High sensitivity optical digital pulse position modulation systems.
Digital pulse position modulation (PPM) is a transmission format that can be used
to exchange excess channel bandwidth for improved receiver sensitivity. This thesis
is concerned with the performance of digital PPM for use in optical fibre systems
such that increased single-span transmission distances can be achieved. It includes
a literature survey and a thorough theoretical investigation into uncoded directly
detected and coherently detected digital PPM, along with an evaluation of forward
error correction coded PPM.
Original contributions are described for digital PPM systems employing PIN-BJT
transimpedance and PIN -FET high impedance pre-amplifiers. In the PIN -BJT case,
a new analysis is presented that accounts for the band-limiting effect of the preamplifier
and the non-white noise power spectral density, resulting from equalisation.
For the PIN-FET, a causal noise-whitening filter is considered and the factors that
limit the maximum bit-rate determined. By using an upper Chernoff Bound to the
average binary error probability, results are calculated for APD-BJT and APD-FET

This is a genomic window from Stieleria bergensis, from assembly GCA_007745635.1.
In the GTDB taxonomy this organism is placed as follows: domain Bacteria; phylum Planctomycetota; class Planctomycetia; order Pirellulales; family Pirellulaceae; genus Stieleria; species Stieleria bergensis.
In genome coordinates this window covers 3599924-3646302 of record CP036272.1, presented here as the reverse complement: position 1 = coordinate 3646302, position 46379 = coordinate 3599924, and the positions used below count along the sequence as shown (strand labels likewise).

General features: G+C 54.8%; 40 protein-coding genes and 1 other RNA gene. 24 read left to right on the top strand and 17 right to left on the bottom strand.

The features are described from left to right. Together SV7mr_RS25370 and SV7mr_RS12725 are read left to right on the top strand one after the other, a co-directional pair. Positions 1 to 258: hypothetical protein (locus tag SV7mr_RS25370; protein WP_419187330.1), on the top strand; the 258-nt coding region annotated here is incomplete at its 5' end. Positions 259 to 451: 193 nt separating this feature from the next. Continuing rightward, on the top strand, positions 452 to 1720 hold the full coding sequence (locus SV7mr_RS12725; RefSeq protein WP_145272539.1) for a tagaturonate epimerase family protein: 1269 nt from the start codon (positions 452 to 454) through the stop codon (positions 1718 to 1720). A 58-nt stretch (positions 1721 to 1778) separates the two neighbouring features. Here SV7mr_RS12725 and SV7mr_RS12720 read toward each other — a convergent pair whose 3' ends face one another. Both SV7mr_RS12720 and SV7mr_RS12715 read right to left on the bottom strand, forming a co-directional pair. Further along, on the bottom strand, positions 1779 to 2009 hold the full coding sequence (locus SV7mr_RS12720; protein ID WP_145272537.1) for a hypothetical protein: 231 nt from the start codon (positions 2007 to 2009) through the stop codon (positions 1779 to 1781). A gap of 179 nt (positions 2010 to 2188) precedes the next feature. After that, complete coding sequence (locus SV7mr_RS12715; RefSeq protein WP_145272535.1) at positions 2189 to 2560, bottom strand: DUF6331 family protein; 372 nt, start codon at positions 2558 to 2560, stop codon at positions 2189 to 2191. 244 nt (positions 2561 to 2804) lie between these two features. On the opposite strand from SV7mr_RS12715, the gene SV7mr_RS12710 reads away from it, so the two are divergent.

The practical implementation of the optimal PPM filter is considered and two novel
techniques are described for automating the realisation process.
Coherent PPM is investigated and new work is presented for Reed-Solomon coded
homodyne PPM. The influence of the Reed-Solomon code rate on receiver sensitivity
is studied and it is shown that a 3/4 code rate leads to optimum sensitivity.
Digital PPM employing soliton pulses is examined and it is shown that, under ideal
conditions, a higher bit-rate than PCM can be achieved. The influence of timing
jitter, associated with soliton pulse energy fluctuations and the Gordon-Haus effect,
on the performance of digital PPM is investigated.
The simplification of the PPM pre-detection filter is studied and a range of suboptimum
filters investigated. The calculations demonstrate that the optimal predetection
filter can be replaced by a simple 3rd order filter without incurring a severe
The sensitivity results of the various digital PPM systems investigated in this thesis
are compared to those of equivalent PCM systems. It is illustrated that digital PPM
offers an improvement of between 5-10 dB depending upon which coding format/
detection technique is employed. This represents an increase in transmission distance
of 25-50 km and demonstrates that digital PPM is a promising modulation format
and has potential for future high performance telecommunication routes.